Campus

Remembering 9/11 on campus

(From left to right) Michelle Wells and State Representative Todd Hunter gather around the peace pole in remembrance of terroist attacks on 9/11 with President of Del Mar College, Mark Escamilla, and students Rita Hernandez, Jaclean Harris, and Chase Rivera
Cody Bahn/Managing Editor
Del Mar College held a commemorative ceremony last week, remembering the tragic events of September 11, 2001.

On September 8 and September 9, Del Mar staff and students gathered at each campuses peace pole for the ceremonies. Each ceremony was opened by the representation of the American flag by the Department of Public Safety and Education Color Guard. The representation of the flag was followed by a speech by Mark Escamilla, President of Del Mar College, celebrating the students training to be first responders of emergency situations.

“September 11, ten years ago is a time we will never forget and Del Mar College is proud to back the faculty and community as we prepare our future work force,” said Escamilla.

Del Mar College also announced a new scholarship available to the students involved in first response programs, such as the Emergency Medical Technician program or the Fire Science program. This new scholarship will help these students pay for equipment required for their classes, such as rubber boots, stethoscopes, and other necessities that must be paid for by the students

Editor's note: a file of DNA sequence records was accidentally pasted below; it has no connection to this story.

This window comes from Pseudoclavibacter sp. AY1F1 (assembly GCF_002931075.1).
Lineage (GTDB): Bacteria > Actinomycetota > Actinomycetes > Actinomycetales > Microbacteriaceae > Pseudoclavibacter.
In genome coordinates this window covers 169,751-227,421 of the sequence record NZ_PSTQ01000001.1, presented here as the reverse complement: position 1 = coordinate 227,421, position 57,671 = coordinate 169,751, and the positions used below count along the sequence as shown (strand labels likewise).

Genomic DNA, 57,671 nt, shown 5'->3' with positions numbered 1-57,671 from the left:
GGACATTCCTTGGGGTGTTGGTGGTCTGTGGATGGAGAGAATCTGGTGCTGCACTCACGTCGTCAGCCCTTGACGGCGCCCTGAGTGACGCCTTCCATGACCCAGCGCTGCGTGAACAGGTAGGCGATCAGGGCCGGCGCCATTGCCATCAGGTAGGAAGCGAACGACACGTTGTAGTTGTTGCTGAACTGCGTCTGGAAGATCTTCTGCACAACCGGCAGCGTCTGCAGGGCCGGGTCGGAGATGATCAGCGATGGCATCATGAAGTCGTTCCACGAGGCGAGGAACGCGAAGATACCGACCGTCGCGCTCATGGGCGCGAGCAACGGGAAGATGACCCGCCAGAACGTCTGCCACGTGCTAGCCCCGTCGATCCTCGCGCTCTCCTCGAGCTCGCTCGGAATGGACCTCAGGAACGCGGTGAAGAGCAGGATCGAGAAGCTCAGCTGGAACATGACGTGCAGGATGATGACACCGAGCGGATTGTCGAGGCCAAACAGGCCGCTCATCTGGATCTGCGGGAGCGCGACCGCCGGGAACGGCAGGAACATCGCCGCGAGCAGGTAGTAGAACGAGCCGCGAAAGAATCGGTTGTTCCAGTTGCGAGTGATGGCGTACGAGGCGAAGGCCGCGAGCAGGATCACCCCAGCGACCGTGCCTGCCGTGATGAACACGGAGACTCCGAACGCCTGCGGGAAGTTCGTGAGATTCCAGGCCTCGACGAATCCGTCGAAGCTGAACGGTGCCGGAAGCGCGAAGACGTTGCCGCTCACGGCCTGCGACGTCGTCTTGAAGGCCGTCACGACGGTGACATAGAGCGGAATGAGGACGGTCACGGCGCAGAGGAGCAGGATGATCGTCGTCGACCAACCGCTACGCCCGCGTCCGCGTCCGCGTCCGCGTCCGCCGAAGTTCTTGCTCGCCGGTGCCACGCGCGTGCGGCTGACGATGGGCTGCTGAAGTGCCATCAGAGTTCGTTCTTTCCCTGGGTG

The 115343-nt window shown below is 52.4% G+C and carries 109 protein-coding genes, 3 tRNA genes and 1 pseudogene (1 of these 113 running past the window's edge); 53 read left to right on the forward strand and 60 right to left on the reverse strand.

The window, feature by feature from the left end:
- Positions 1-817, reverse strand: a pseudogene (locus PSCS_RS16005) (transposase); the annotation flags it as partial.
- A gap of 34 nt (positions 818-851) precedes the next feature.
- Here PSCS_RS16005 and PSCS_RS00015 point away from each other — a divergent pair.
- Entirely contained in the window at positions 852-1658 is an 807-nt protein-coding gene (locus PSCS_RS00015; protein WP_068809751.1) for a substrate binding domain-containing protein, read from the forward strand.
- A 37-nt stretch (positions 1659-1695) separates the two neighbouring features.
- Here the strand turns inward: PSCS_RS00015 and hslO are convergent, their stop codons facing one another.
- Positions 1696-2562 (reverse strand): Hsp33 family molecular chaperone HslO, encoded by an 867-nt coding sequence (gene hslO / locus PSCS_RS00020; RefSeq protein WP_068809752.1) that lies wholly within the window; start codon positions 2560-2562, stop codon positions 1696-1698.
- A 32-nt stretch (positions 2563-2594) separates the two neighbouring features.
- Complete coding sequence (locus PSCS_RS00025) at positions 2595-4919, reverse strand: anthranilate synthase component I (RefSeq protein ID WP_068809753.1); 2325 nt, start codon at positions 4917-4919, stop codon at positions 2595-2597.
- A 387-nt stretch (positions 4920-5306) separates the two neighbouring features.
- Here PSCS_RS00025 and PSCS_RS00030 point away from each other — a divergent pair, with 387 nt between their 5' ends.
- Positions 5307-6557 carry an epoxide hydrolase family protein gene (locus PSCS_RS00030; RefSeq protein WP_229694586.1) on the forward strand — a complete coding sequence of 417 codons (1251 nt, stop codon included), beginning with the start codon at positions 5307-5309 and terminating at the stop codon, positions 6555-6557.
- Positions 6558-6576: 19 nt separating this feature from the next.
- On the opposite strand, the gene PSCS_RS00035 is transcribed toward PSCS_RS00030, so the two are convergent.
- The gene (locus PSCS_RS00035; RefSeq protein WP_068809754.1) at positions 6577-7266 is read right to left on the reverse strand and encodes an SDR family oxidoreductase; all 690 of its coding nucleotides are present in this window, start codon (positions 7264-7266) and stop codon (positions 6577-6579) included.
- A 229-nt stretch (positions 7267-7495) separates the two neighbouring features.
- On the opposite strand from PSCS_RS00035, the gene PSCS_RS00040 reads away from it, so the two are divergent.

Claudia Jackson, Executive Director of Community and Legislative Relations at Del Mar College, said, “We felt like in addition to commemorating 9/11 as a college one thing we could do was open an avenue among students, faculty, and even alumni to be able to help those students with those costs.” Jackson said that according to a representative of the state board of Nursing Examiners, one-hundred percent of the first responders in the Coastal Bend were either educated, certified, supervised, or supervise someone who came from Del Mar College.

Chris Black, Chair of the Department of Public Safety Education, said that coming into these programs, no one says they want to be a hero. “They come in and say they want to serve,” said Black. Black said that wanting to be a hero was self-centered, but wanting to serve was more for the community. “I know my students and they will do whatever needs to be done,” said Black.

“From an administration stand point it is imperative that we meet the community’s needs for first responders and prepare and support a curriculum that is of high quality and of high standard of academic excellence,” said Escamilla

The First Response Scholarship is open to donations through the Del Mar College Foundation. Donations can be made by contacting the DMC Office of Development at 698-1317 or online at foundation@delmar.edu.

Leave a Reply

Your email address will not be published. Required fields are marked *